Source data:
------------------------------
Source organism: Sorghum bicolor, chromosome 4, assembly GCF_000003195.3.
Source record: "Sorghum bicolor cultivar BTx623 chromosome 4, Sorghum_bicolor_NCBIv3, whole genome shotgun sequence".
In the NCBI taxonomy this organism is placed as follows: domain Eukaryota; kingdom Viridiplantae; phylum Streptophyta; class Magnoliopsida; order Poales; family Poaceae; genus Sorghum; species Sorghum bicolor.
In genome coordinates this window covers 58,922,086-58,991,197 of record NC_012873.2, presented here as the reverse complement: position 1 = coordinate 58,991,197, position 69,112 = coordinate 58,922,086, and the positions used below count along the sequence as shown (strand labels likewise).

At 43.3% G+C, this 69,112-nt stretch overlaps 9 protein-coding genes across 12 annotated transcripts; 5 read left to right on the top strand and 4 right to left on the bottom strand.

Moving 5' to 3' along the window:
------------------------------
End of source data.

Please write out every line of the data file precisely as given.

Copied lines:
Source organism: Sorghum bicolor, chromosome 4, assembly GCF_000003195.3.
Source record: "Sorghum bicolor cultivar BTx623 chromosome 4, Sorghum_bicolor_NCBIv3, whole genome shotgun sequence".
In the NCBI taxonomy this organism is placed as follows: domain Eukaryota; kingdom Viridiplantae; phylum Streptophyta; class Magnoliopsida; order Poales; family Poaceae; genus Sorghum; species Sorghum bicolor.
In genome coordinates this window covers 58,922,086-58,991,197 of record NC_012873.2, presented here as the reverse complement: position 1 = coordinate 58,991,197, position 69,112 = coordinate 58,922,086, and the positions used below count along the sequence as shown (strand labels likewise).

At 43.3% G+C, this 69,112-nt stretch overlaps 9 protein-coding genes across 12 annotated transcripts; 5 read left to right on the top strand and 4 right to left on the bottom strand.

Moving 5' to 3' along the window: